If you are fortunate enough to find yourself travelling with me on business, you will drink beer. What’s more, you and I will drink every local brew we can get our hands on. These guidelines were firmly in place last week on a recent visit to Germany.
I was walking through Stuttgart Germany with a colleague that had a good deal more experience than me with that particular town. We had just spent all day in the office (no air conditioning in Germany) and we were both exhausted. Despite that, walking with my co-worker for 3 miles on foot briefcases in tow seemed ideal as all of the sights, sounds and smells of a new town overtook me. It was late in the evening When my associate finally stopped in front of a restaurant he selected I couldn’t believe my eyes. Paulaner! I fell in love with Paulaner the first time I bought a case of their Salvator at my local Costco – now I had arrived!
3 tidbits about dining in Germany……
1. There is no hostess, sit where you want
2. Restaurants accept cash (not so much credit cards)
3. Close your menu. This will signal your waiter that you’re ready to order
Paulaner has a few restaurants located throughout Germany, the one I went to for dinner is located in the busy city center of Stuttgart. We spotted a table next to a fountain, tree branches blocking the sun, birds chirping in the water – I had entered a Disney movie obviously. We made a b-line for that table, sat down and the waitress appeared within seconds.
The menus hit the table for a brief moment and I had one clutched in my hands and my beer promptly ordered – Salvator. The beer arrived to my table without any obvious fanfare but I was dancing in my head. This beer is rich and smooth and just so approachable.
Ordering food – not so easy. I ordered something that looked good but I can’t read or speak German so everything I ordered in Germany was a gamble. I point at the menu and something shows up at my table. Little did I know that what I ordered was essentially “beans and franks”, but wow was this good.
Beans & franks? This is spiced German wieners and lentils. This happens to be a local favorite and now I know why. Loaded with protein, intertwined with homemade noodles (Spaetzle) and mixed with sauce.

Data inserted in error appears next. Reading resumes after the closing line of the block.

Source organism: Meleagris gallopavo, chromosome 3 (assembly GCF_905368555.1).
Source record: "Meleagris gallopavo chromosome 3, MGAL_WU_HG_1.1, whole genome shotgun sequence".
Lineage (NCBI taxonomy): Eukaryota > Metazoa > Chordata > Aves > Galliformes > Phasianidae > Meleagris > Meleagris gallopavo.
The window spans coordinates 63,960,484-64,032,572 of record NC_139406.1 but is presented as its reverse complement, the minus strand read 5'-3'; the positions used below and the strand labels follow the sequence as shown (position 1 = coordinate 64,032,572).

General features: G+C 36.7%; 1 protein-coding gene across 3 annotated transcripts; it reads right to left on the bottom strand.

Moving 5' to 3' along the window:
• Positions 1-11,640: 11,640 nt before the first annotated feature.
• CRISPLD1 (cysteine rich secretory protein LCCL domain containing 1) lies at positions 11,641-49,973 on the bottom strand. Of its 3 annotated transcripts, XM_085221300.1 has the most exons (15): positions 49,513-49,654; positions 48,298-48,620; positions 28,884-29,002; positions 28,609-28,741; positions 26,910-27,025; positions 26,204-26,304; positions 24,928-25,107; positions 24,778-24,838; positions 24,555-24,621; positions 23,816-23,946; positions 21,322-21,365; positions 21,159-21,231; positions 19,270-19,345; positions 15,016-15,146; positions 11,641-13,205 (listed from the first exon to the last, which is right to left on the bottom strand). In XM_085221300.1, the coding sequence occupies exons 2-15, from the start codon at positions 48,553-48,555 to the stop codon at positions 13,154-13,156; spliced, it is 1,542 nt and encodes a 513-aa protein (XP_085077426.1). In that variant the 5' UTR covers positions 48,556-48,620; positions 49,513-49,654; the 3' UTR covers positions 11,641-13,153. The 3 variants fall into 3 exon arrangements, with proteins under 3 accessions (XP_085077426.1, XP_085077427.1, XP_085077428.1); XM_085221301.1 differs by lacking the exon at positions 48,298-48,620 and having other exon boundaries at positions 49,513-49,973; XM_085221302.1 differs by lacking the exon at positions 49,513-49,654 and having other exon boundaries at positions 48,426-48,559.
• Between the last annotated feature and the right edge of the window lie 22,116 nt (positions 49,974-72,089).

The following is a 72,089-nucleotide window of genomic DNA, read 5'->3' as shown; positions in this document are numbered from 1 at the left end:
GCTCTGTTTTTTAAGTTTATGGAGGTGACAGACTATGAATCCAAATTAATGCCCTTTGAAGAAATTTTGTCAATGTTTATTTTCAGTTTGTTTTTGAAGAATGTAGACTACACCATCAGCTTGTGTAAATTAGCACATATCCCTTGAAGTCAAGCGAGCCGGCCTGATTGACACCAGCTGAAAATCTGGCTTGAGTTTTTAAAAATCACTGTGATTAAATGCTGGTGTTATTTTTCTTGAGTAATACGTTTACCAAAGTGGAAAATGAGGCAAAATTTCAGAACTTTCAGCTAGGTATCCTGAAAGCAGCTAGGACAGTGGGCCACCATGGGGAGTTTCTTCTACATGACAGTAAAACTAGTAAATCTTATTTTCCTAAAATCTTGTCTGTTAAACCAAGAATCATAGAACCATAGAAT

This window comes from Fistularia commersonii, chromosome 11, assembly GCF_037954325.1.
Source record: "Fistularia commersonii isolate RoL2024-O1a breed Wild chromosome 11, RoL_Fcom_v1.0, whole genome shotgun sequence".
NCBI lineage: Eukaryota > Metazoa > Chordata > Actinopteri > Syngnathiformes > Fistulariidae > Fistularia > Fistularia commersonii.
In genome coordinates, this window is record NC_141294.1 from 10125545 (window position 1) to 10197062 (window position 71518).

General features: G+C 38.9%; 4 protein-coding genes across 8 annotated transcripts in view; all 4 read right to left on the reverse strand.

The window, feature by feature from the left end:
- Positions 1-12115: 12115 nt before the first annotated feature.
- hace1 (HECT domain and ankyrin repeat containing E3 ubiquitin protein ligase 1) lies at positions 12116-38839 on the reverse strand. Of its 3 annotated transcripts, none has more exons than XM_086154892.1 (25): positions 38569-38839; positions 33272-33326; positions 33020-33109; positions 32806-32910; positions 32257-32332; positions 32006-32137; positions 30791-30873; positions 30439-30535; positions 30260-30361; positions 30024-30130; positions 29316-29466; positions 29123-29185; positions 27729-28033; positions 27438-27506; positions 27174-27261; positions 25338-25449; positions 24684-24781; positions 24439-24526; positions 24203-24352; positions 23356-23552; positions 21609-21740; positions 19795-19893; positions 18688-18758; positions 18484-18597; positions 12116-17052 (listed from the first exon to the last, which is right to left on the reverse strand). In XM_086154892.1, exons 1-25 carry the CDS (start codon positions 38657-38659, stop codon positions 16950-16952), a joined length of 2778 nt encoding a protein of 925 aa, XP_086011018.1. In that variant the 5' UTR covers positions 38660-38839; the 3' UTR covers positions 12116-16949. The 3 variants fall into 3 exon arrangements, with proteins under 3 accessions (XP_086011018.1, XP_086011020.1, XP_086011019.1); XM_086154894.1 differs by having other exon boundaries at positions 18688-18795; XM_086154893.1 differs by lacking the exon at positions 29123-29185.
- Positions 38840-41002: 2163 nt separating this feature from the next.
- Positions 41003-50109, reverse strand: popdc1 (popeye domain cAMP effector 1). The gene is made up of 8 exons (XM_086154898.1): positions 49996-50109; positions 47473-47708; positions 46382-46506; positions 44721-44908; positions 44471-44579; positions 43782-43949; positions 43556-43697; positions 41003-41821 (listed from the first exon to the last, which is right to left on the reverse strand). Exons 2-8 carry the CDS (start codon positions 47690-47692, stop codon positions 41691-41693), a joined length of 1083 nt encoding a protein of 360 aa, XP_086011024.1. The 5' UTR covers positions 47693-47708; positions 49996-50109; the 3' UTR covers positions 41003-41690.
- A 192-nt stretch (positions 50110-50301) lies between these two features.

The service was prompt, the food was hot and beer was delicious. I loved it so much I came back to this restaurant by myself a few days later. I was fortunate to sit in the same idyllic table sitting near the “Disney fountain” and ordered the same beer – Salvator! This time I pointed at a different menu item and this arrived.
The German Mystery Diet (meat, potatoes, beer):
What is this? I don’t know but it was wonderful. It had pork, more noodles and a cream sauce. My wife only noticed that I never had a vegetable on my plate for every meal in Germany. A comment never rang so true. I was away from my wife for 2 weeks and had the luxury not to have to eat anything green. I ate meat and potatoes drank beer and felt great. I ate like a viking (or German rather) for 2 weeks – felt great – and I lost weight.
Here’s the weird thing, I ate essentially meat and potatoes, drank beer, felt great and lost weight. What? How? I also was very active and walked 10 miles a day. Look at the pictures above again, they are full of rich dense food. I ate next to the residents of Germany everyday and noticed that almost all of them were skinny by American standards. Just another observation but these folks eat well and appear to be very healthy. It’s a lifestyle that, from outward appearances, makes a lot of sense.
Some day soon, I hope to visit Germany again and continue this health experiment. When I do, my first stop will Paulaner where I expect my mystery meal of meat and potatoes and a tall tall Paulaner will be waiting for me.
We are always looking for new contributors. If you are interested, send me a note I’d love to hear from you – David